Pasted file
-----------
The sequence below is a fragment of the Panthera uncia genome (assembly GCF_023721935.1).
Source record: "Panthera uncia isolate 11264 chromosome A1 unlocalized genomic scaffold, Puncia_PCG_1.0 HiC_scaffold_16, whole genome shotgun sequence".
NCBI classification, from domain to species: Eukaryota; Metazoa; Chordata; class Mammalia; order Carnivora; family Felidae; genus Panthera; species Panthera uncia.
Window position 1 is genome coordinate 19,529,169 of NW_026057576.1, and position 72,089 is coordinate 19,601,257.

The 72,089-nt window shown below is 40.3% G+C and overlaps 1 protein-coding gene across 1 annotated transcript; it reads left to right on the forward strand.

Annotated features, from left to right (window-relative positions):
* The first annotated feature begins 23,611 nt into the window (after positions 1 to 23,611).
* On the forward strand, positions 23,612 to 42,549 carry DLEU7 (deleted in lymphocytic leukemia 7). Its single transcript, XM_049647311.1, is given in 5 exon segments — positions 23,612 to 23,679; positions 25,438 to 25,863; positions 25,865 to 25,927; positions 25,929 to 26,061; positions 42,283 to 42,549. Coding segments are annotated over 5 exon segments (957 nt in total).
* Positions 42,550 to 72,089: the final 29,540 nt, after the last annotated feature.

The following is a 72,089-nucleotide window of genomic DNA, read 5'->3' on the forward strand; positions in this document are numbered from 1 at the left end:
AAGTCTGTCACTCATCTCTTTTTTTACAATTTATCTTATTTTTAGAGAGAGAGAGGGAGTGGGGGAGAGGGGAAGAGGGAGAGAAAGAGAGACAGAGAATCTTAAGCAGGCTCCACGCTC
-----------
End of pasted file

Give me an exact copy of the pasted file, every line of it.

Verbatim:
The sequence below is a fragment of the Panthera uncia genome (assembly GCF_023721935.1).
Source record: "Panthera uncia isolate 11264 chromosome A1 unlocalized genomic scaffold, Puncia_PCG_1.0 HiC_scaffold_16, whole genome shotgun sequence".
NCBI classification, from domain to species: Eukaryota; Metazoa; Chordata; class Mammalia; order Carnivora; family Felidae; genus Panthera; species Panthera uncia.
Window position 1 is genome coordinate 19,529,169 of NW_026057576.1, and position 72,089 is coordinate 19,601,257.

The 72,089-nt window shown below is 40.3% G+C and overlaps 1 protein-coding gene across 1 annotated transcript; it reads left to right on the forward strand.

Annotated features, from left to right (window-relative positions):
* The first annotated feature begins 23,611 nt into the window (after positions 1 to 23,611).
* On the forward strand, positions 23,612 to 42,549 carry DLEU7 (deleted in lymphocytic leukemia 7). Its single transcript, XM_049647311.1, is given in 5 exon segments — positions 23,612 to 23,679; positions 25,438 to 25,863; positions 25,865 to 25,927; positions 25,929 to 26,061; positions 42,283 to 42,549. Coding segments are annotated over 5 exon segments (957 nt in total).
* Positions 42,550 to 72,089: the final 29,540 nt, after the last annotated feature.

The following is a 72,089-nucleotide window of genomic DNA, read 5'->3' on the forward strand; positions in this document are numbered from 1 at the left end:
AAGTCTGTCACTCATCTCTTTTTTTACAATTTATCTTATTTTTAGAGAGAGAGAGGGAGTGGGGGAGAGGGGAAGAGGGAGAGAAAGAGAGACAGAGAATCTTAAGCAGGCTCCACGCTC